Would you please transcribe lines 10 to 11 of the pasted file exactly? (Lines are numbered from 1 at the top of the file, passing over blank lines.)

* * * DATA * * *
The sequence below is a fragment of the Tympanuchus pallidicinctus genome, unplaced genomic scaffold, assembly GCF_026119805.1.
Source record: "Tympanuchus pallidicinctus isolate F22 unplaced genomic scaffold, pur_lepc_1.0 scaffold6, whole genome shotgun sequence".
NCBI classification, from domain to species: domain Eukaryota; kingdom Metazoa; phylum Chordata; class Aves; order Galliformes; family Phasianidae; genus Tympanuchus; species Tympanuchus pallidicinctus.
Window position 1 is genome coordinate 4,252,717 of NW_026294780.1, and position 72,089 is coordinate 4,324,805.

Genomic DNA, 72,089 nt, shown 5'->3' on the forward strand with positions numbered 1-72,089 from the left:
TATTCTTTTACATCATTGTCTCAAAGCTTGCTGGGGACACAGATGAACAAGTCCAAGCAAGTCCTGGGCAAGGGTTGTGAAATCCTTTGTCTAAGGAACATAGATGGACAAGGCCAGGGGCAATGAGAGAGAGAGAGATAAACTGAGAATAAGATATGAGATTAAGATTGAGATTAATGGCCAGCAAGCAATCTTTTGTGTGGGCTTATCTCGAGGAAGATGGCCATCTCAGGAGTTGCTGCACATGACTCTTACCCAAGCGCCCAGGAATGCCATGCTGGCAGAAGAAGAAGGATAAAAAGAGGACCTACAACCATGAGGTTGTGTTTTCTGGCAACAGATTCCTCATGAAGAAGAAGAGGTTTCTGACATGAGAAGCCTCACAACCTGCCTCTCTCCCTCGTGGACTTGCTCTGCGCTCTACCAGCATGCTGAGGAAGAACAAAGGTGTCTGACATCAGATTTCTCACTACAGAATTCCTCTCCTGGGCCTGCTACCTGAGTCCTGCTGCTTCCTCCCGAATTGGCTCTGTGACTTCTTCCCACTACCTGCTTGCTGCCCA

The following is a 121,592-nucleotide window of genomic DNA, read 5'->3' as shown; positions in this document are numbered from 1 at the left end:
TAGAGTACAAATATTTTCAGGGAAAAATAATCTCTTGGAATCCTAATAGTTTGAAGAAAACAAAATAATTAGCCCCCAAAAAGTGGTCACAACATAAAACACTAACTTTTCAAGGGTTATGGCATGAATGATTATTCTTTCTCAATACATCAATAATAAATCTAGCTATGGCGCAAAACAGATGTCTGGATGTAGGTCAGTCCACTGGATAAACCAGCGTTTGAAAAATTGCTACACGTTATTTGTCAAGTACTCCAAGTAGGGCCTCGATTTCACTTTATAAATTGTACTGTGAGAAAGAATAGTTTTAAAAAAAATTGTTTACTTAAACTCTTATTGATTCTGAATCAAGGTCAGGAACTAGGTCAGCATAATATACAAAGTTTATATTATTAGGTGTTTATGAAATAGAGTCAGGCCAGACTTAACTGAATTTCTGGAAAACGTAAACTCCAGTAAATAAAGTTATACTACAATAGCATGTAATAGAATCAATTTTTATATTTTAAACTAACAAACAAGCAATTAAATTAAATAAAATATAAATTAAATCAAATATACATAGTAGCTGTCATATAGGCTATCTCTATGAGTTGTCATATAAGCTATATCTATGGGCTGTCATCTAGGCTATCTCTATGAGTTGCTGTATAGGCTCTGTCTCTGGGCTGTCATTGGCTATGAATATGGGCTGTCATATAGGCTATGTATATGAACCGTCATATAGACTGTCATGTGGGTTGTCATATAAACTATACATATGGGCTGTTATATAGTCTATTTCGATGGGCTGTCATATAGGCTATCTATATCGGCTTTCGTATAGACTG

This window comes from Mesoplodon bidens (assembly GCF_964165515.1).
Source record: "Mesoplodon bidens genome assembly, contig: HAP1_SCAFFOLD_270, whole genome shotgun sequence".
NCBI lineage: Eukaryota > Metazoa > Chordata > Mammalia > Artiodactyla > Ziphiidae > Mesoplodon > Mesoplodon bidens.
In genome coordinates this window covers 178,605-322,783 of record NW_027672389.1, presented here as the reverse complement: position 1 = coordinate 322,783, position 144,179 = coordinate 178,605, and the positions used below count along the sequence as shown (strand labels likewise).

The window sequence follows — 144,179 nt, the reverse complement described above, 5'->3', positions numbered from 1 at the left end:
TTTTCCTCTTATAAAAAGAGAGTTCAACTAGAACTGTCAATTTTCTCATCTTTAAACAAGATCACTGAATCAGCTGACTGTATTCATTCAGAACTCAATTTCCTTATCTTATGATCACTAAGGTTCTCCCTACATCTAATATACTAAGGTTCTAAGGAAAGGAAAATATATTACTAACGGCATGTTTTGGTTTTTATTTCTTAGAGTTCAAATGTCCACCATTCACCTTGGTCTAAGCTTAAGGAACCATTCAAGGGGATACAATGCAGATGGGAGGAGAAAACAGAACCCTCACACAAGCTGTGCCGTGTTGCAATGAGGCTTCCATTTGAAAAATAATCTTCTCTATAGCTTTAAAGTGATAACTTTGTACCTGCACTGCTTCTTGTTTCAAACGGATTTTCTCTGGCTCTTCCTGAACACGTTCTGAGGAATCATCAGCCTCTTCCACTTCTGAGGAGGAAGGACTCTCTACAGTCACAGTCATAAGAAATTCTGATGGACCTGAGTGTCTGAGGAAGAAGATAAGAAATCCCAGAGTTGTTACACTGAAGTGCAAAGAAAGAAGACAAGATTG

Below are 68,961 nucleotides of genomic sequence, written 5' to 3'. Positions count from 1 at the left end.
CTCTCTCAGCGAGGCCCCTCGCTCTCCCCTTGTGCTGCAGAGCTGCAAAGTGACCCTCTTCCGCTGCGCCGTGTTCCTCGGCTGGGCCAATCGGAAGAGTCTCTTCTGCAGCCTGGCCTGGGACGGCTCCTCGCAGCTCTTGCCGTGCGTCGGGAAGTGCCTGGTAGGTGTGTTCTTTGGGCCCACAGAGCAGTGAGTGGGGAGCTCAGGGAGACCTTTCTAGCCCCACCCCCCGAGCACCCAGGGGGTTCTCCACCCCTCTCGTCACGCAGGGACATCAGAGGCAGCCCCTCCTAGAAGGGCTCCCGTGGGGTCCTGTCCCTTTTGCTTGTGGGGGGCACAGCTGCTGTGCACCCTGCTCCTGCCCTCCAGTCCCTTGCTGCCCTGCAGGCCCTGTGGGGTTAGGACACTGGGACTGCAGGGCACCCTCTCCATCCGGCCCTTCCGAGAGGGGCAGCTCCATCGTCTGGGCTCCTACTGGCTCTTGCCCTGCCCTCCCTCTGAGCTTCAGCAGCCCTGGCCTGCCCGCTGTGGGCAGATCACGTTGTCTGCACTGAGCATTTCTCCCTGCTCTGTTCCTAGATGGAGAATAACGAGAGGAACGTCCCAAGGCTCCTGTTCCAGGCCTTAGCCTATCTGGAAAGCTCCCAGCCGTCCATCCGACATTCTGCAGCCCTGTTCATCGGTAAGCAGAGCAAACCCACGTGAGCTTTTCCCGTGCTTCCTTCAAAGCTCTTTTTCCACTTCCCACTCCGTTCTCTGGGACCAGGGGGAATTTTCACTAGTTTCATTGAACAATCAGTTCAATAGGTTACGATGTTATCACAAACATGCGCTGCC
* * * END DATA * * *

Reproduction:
Source record: "Mesoplodon bidens genome assembly, contig: HAP1_SCAFFOLD_270, whole genome shotgun sequence".
NCBI lineage: Eukaryota > Metazoa > Chordata > Mammalia > Artiodactyla > Ziphiidae > Mesoplodon > Mesoplodon bidens.